Squabbalogic has a reputation for theatre that’s innovative, clever, and not afraid of a challenge. This production is all of the above. Wow! What a night! We were led to believe this was a kind of workshop performance, trialling the musical for another more fully developed run. All I can say is that audiences at the seven performances in this short season agree that The Dismissal is a brilliantly written, sophisticated satire that also showcases some pretty fine acting, singing and dancing!

What has been achieved is a really funny musical. And surprisingly, the explanation of the facts of the dismissal are clearly set out. My rather rusty knowledge of some of the events was brought into sharp definition by the entertaining narrative. The “Loans Affair” with the shadowy figure of Khemlani at its centre was a good example.REPORT THIS AD

But it was the startling characterisation of the main protagonists that was so effective. Gough Whitlam (Justin Smith) and Malcom Fraser (Andrew Cutcliffe) were believably portrayed: humorous, yes, but not belittled by caricature. Sir John Kerr, played ably by (female) Marney McQueen, was part character, part caricature. However the villain of the piece was the outrageous vulture like Sir Garfield Barwick (Blake Appleqvist), an unforgettable caricature straight out of a Victorian melodrama.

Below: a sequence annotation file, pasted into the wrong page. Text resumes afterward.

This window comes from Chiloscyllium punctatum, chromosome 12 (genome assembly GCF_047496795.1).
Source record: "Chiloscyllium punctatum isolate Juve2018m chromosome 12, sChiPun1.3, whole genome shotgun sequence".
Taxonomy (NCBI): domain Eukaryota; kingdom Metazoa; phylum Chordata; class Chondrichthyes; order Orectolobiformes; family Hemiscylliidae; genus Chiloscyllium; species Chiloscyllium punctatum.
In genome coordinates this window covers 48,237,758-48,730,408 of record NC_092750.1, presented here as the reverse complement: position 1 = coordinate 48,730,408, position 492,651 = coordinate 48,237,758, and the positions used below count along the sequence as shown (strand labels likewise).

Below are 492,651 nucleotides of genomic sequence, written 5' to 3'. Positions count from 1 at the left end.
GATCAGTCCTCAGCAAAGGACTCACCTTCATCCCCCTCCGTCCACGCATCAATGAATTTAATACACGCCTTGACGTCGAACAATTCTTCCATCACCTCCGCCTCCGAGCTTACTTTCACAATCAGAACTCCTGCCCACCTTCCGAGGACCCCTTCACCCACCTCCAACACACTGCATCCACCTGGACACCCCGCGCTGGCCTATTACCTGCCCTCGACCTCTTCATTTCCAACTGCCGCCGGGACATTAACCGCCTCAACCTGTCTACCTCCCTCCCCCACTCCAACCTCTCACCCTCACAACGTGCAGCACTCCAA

While the musical accurately reflected the accord that existed in the latter years of Whitlam and Fraser, it had a few kind words for Kerr too. Not so for Barwick.

The show was hosted by Norman Gunston, aka Gary McDonald, who is remembered for being on the steps of Parliament House on that memorable day in 1975 when Whitlam spoke to the nation. Norman Gunston, played by Matthew Whittet almost stole the show! I say almost, because everyone is so good in this production. He WAS Norman Gunston. The look, the voice, the physical mannerisms, and the ability to ad lib – we were back in the seventies watching the man himself.